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Strong competition bill introduced in Senate

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HAY MAKER

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IN THE NEWS:



Competitive Market bill introduced



Strong competition bill introduced in Senate

Dan Looker

Farm Business Editor

Agriculture Online

2/16/2006



A bipartisan group of Senators introduced a bill today that would give USDA clout to enforce laws against unfair price manipulation in livestock markets as well as strengthening the ability of all farmers to bargain for fair prices from processors.



"The Competitive and Fair Agricultural Markets Act of 2006" has the backing of Senator Tom Harkin, and Iowan who's the ranking Democrat on the Senate Agriculture Committee, and two Republican Senators from Wyoming, Mike Enzi and Craig Thomas, who is also on the Ag Committee.



The bill strengthens the Packers and Stockyards Act, defining for the first time in 80 years the unfair pricing practices banned by that law, said Enzi.



"Recent actions by courts across the country have put producers on the defensive. They've been forced to carry an unfair burden by being required to show the competitive harm to themselves as well as to everyone in the industry. This is an almost impossible situation. This bill would put fairness into the system by making it so producers only have to prove competitive harm to themselves for the particular case in question," said Enzi.



Harkin told reporters Thursday that the bill "would light a fire under USDA to enforce the law."



A recent investigation of USDA requested by Harkin showed that the Department not only isn't enforcing the Packers and Stockyards Act, it prevented USDa employees from investigating complaints of unfair pricing. It even covered up its lack of enforcement.



The bill would take those employees out of the Grain Inspection Packers and Stockyards Administration and put them under a Special Counsel appointed by the President and approved by the Senate.



The bill also bans deceptive practices by companies that contract with producers for farm commodities.



And it strengthens another law, the Agricultural Fair Practices Act of 1967. This law is intended to protect farmers who form bargaining groups from retribution by processors. But the law also has a "disclaimer clause" that says processors don't' have to bargain with farmers. The Enzi-Harkin-Thomas bill would remove that disclaimer clause.



That part of the law would apply to all commodities, not just livestock, Harkin's spokesman, Dave Townsend told Agriculture Online Thursday.



When asked if the bill has a good chance of passage this year, Townsend said it's part of the groundwork that Harkin is laying for the next Farm Bill and that it may be tough to get it passed in an election year.



"We understand the political environment isn't such that a stand-alone bill is going to sail through the Senate," he said.



The bill already has the backing of several farm groups, including National Farmers Union and the Sustainable Agriculture Coalition.



"The Competitive and Fair Agricultural Markets Act of 2006 will work to combat the increased consolidation that currently dominates many of our markets," NFU President Dave Frederickson said. "This legislation would prohibit unfair or deceptive practices, and is a step toward ensuring farmers and ranchers do not continue to be victims of anticompetitive practices."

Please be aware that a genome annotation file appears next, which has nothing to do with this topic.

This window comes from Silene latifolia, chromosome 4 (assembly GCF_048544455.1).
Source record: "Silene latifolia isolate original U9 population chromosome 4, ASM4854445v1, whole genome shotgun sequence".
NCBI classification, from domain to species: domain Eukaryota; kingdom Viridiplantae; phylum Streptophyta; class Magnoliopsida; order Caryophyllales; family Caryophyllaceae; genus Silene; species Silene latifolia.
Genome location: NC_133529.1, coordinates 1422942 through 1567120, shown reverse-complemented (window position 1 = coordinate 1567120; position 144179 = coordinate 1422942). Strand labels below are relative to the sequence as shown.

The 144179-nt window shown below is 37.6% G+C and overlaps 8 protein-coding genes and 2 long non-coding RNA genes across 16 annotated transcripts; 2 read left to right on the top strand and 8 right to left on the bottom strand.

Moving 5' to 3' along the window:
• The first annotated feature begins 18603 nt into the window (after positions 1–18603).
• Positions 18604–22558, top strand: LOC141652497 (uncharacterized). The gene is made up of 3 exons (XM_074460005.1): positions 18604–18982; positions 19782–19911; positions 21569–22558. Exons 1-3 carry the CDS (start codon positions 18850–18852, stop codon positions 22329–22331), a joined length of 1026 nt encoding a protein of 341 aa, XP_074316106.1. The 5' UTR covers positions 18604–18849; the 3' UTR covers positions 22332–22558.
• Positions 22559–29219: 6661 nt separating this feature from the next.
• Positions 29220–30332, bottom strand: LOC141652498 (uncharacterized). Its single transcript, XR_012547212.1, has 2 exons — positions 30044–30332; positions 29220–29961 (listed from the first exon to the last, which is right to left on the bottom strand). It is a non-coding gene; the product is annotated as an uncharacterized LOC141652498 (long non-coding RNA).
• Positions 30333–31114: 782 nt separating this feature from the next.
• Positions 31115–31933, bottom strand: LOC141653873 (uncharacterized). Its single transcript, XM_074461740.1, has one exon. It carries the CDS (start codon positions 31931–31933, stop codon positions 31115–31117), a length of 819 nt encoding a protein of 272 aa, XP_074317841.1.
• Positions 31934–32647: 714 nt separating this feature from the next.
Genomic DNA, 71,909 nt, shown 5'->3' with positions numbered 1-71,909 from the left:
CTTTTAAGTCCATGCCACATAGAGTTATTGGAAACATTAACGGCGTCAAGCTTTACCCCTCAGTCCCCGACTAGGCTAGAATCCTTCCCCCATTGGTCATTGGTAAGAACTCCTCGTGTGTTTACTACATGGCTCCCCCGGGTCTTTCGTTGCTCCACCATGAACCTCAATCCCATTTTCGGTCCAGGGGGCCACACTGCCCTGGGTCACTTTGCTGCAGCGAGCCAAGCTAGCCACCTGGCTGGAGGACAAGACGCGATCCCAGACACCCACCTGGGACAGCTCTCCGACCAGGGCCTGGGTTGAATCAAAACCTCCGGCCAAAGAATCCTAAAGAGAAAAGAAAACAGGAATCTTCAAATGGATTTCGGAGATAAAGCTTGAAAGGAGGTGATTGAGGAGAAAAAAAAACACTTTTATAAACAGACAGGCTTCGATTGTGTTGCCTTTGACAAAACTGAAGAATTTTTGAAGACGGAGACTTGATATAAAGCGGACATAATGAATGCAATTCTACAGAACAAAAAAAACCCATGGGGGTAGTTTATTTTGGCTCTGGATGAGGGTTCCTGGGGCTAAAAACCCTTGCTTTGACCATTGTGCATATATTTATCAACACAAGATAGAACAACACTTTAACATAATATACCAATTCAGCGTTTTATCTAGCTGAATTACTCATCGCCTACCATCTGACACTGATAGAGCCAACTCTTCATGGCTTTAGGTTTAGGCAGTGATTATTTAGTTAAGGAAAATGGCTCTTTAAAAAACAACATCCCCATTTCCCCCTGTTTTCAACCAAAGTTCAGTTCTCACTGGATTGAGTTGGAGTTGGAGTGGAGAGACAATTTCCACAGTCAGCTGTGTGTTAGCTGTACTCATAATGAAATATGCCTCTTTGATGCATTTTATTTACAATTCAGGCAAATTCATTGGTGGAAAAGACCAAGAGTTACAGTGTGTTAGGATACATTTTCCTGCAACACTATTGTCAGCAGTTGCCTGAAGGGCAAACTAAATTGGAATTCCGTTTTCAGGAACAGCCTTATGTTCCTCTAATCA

National Farmers Union regularly commissions academic studies to examine the continuing trend of ownership concentration and control of the American food system. The most recent study, released one year ago, revealed concentration levels continue to rise in nearly every sector of agriculture production and processing.



The Sustainable Agriculture Coalition, in a statement released by its lobbyist, Ferd Hoefner, said the group "is pleased to join with other farm groups in support of this critically needed legislation to redress the failure of USDA to enforce the longstanding prohibition against unfair and anti-competitive behavior in the marketplace."



The group backing the bill also includes R-CALF USA, the Organization for Competitive Markets, Campaign for Contract Agriculture Reform, Center for Rural Affairs, National Contract Poultry Growers Association and Land Stewardship Project.



You can find more information about the bill at: http://harkin.senate.gov/agriculture/CommStaffConcentrationPaper.pdf
 

Big Muddy rancher

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National Farmers Union regularly commissions academic studies to examine the continuing trend of ownership concentration and control of the American food system. The most recent study, released one year ago, revealed concentration levels continue to rise in nearly every sector of agriculture production and processing.

What about farm size? Are they going to legislate the number of cows one corporation can own. The NFU wants to go back to Homestaed days so why not 25 cows? That should set things back 100 years.
 

Econ101

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Big Muddy rancher said:
National Farmers Union regularly commissions academic studies to examine the continuing trend of ownership concentration and control of the American food system. The most recent study, released one year ago, revealed concentration levels continue to rise in nearly every sector of agriculture production and processing.

What about farm size? Are they going to legislate the number of cows one corporation can own. The NFU wants to go back to Homestaed days so why not 25 cows? That should set things back 100 years.